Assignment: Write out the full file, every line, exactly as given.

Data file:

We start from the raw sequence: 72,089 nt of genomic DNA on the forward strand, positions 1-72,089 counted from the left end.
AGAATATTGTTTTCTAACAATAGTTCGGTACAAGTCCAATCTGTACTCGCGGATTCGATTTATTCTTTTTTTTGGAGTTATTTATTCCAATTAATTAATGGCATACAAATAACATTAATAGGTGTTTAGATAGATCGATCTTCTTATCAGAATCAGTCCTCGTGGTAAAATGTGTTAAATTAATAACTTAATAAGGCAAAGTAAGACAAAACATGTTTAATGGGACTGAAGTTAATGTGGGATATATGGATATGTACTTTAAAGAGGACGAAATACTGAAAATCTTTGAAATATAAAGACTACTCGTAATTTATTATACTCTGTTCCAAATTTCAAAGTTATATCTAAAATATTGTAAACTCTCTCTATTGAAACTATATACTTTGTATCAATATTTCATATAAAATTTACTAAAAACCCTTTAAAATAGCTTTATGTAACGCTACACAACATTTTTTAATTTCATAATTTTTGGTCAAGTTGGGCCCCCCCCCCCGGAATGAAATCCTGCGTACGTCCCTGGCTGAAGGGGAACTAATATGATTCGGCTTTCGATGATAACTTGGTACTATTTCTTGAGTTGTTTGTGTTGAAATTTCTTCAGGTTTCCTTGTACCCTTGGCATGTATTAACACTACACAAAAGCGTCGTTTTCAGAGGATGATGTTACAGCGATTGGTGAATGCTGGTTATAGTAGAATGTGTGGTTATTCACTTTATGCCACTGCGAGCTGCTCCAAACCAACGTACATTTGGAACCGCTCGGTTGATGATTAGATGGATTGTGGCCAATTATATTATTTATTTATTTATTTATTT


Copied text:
We start from the raw sequence: 72,089 nt of genomic DNA on the forward strand, positions 1-72,089 counted from the left end.
AGAATATTGTTTTCTAACAATAGTTCGGTACAAGTCCAATCTGTACTCGCGGATTCGATTTATTCTTTTTTTTGGAGTTATTTATTCCAATTAATTAATGGCATACAAATAACATTAATAGGTGTTTAGATAGATCGATCTTCTTATCAGAATCAGTCCTCGTGGTAAAATGTGTTAAATTAATAACTTAATAAGGCAAAGTAAGACAAAACATGTTTAATGGGACTGAAGTTAATGTGGGATATATGGATATGTACTTTAAAGAGGACGAAATACTGAAAATCTTTGAAATATAAAGACTACTCGTAATTTATTATACTCTGTTCCAAATTTCAAAGTTATATCTAAAATATTGTAAACTCTCTCTATTGAAACTATATACTTTGTATCAATATTTCATATAAAATTTACTAAAAACCCTTTAAAATAGCTTTATGTAACGCTACACAACATTTTTTAATTTCATAATTTTTGGTCAAGTTGGGCCCCCCCCCCCGGAATGAAATCCTGCGTACGTCCCTGGCTGAAGGGGAACTAATATGATTCGGCTTTCGATGATAACTTGGTACTATTTCTTGAGTTGTTTGTGTTGAAATTTCTTCAGGTTTCCTTGTACCCTTGGCATGTATTAACACTACACAAAAGCGTCGTTTTCAGAGGATGATGTTACAGCGATTGGTGAATGCTGGTTATAGTAGAATGTGTGGTTATTCACTTTATGCCACTGCGAGCTGCTCCAAACCAACGTACATTTGGAACCGCTCGGTTGATGATTAGATGGATTGTGGCCAATTATATTATTTATTTATTTATTTATTT